What a year of embarrassment for the state of Minnesota.  It wasn't long ago we made headlines with the shutdown.  Now our "leaders" are being  scrutinized across the country once again.  Regardless of your stance on the stadium issue, everyone should be concerned with the inability to communicate and work together amongst leadership.  They play games and pout.  As I mentioned yesterday, the chances the Vikings will leave Minnesota are now stronger than the chances they will stay.   The lions share of the blame can be placed on elected officials who dragged their feet for 6 years.  I don't know if  it was arrogance or ignorance, or a healthy dose of both on their part.

I think they figured we'd never lose an institution like The Minnesota Vikings.  How poor are the collective leaders of a state when they can't figure this out and understand the implications of losing a team reach deep into the very fiber of its communities?  If you don't believe that to be true, just wait.  If the team leaves, this group of leaders will not be remembered for one single positive thing they may have done.  They will always and only be remembered as the group that fumbled away a heritage team like The Minnesota Vikings.  Shame on all of them.  Go move to Iowa.  Oh wait, we're one step closer to being that state so you may as well stay here with your head in the sand.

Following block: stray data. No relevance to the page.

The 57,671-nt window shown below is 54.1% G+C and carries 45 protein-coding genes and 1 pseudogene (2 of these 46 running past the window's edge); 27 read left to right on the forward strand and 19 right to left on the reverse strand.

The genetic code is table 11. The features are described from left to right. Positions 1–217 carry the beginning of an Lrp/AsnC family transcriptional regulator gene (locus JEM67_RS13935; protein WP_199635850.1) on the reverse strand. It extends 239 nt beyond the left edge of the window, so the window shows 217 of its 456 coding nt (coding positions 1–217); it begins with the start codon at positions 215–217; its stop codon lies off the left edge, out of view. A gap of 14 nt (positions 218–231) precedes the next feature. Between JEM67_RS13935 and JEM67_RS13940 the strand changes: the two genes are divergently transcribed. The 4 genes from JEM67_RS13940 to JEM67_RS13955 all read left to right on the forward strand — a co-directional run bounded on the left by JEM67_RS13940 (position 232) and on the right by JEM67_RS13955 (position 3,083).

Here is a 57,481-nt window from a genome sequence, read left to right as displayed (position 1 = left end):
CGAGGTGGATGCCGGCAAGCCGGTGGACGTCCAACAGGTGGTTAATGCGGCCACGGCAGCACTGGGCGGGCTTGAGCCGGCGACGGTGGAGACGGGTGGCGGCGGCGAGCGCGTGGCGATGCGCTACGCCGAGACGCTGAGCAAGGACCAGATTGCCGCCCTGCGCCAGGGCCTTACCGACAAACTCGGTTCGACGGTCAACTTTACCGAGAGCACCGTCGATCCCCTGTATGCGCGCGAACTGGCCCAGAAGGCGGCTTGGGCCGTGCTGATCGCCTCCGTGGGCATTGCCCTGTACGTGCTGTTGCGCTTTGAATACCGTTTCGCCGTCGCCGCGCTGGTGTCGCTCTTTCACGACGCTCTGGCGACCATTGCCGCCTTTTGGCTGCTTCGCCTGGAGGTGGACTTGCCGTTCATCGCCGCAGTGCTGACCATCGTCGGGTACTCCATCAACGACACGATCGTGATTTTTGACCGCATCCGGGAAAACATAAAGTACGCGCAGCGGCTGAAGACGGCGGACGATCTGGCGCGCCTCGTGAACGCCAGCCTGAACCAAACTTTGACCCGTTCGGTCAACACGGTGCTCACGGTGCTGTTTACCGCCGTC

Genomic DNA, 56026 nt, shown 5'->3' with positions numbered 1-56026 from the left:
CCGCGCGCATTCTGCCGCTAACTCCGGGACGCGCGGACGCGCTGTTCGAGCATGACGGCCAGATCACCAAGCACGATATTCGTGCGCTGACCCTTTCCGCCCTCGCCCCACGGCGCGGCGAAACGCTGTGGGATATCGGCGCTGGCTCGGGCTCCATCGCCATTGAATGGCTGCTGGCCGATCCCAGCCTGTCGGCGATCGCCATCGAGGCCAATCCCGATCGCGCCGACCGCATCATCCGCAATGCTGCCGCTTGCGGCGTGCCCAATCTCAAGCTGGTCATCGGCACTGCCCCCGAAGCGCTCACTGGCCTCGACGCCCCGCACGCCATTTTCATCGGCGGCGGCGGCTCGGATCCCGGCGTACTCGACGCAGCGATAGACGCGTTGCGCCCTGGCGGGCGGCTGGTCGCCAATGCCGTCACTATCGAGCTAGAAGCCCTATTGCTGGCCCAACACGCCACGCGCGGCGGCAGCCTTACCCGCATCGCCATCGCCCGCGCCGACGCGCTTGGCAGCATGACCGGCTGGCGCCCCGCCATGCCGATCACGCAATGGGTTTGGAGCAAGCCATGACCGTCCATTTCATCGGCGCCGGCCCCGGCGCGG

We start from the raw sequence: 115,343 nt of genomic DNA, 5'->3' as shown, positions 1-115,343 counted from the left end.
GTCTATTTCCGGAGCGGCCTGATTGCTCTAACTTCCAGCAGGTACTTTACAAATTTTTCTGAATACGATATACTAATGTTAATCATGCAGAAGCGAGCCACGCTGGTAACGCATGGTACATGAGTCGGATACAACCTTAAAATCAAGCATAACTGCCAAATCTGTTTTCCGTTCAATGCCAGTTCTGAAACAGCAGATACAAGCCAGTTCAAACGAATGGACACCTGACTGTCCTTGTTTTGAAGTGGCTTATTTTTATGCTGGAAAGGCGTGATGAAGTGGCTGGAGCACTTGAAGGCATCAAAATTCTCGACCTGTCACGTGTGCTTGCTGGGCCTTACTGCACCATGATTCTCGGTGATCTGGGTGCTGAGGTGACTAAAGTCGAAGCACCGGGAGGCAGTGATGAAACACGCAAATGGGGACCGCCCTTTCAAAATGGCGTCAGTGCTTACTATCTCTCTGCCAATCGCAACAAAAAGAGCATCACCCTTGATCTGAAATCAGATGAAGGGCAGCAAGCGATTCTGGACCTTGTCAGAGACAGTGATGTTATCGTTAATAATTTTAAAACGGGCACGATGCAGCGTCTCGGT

The National Football League said Wednesday the Minnesota Vikings' chances of getting public money for a new stadium appears to have reached a stalemate, and that the league's commissioner is ready to tell Gov. Mark Dayton which other cities were willing to have the team.

With the stadium's chances at the state Capitol sinking by the hour, Dayton on Wednesday gave a "sobering" assessment to the league of the failed attempt to move the nearly $1 billion stadium plan forward.

After that conversation, the NFL issued some of its strongest comments on the impasse and the possibility that Vikings owner Zygi Wilf might sell the team.

"This was portrayed as having support and likely to pass as recently as a couple of weeks ago," said Eric Grubman, the league's executive vice president of business operations. "So this will come as quite a blow. This is quite a blow.

"There are plenty of willing buyers. I think the Wilfs do not want to sell the franchise, but I think there is a point where they probably would be open-minded," he added. "I would not be surprised if [NFL commissioner Roger Goodell] tells the governor, if he asks, what other cities are interested."

As the NFL pointedly attempted to turn up the pressure at the state Capitol, there was a new attempt Wednesday to change the stadium location once again, this time back to Ramsey County's Arden Hills. But even some of the stadium's biggest supporters were saying that a public subsidy package for the stadium -- at any location -- was likely dead as the Legislature readies to adjourn.

"It looks really bad, right now," said Rep. John Kriesel, R-Cottage Grove.

via NFL turns up heat: 'There are plenty of willing buyers' for Vikings | StarTribune.com.